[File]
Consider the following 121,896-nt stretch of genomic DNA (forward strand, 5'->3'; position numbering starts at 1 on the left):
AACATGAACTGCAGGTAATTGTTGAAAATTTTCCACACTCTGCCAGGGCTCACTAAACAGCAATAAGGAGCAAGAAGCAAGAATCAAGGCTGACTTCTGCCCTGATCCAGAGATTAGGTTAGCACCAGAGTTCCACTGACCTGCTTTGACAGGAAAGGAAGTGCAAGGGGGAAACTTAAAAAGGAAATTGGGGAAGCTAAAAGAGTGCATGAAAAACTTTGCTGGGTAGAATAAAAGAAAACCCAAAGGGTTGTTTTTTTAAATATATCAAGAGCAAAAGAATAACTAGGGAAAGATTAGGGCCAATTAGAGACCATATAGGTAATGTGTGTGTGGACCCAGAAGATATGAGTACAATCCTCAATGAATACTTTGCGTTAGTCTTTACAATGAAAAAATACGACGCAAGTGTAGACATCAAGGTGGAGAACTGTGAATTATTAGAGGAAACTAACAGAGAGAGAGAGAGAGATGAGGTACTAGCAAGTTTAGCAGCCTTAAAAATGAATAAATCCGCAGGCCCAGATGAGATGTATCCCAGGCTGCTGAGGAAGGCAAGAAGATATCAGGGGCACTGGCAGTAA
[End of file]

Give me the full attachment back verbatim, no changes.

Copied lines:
Consider the following 121,896-nt stretch of genomic DNA (forward strand, 5'->3'; position numbering starts at 1 on the left):
AACATGAACTGCAGGTAATTGTTGAAAATTTTCCACACTCTGCCAGGGCTCACTAAACAGCAATAAGGAGCAAGAAGCAAGAATCAAGGCTGACTTCTGCCCTGATCCAGAGATTAGGTTAGCACCAGAGTTCCACTGACCTGCTTTGACAGGAAAGGAAGTGCAAGGGGGAAACTTAAAAAGGAAATTGGGGAAGCTAAAAGAGTGCATGAAAAACTTTGCTGGGTAGAATAAAAGAAAACCCAAAGGGTTGTTTTTTTAAATATATCAAGAGCAAAAGAATAACTAGGGAAAGATTAGGGCCAATTAGAGACCATATAGGTAATGTGTGTGTGGACCCAGAAGATATGAGTACAATCCTCAATGAATACTTTGCGTTAGTCTTTACAATGAAAAAATACGACGCAAGTGTAGACATCAAGGTGGAGAACTGTGAATTATTAGAGGAAACTAACAGAGAGAGAGAGAGAGATGAGGTACTAGCAAGTTTAGCAGCCTTAAAAATGAATAAATCCGCAGGCCCAGATGAGATGTATCCCAGGCTGCTGAGGAAGGCAAGAAGATATCAGGGGCACTGGCAGTAA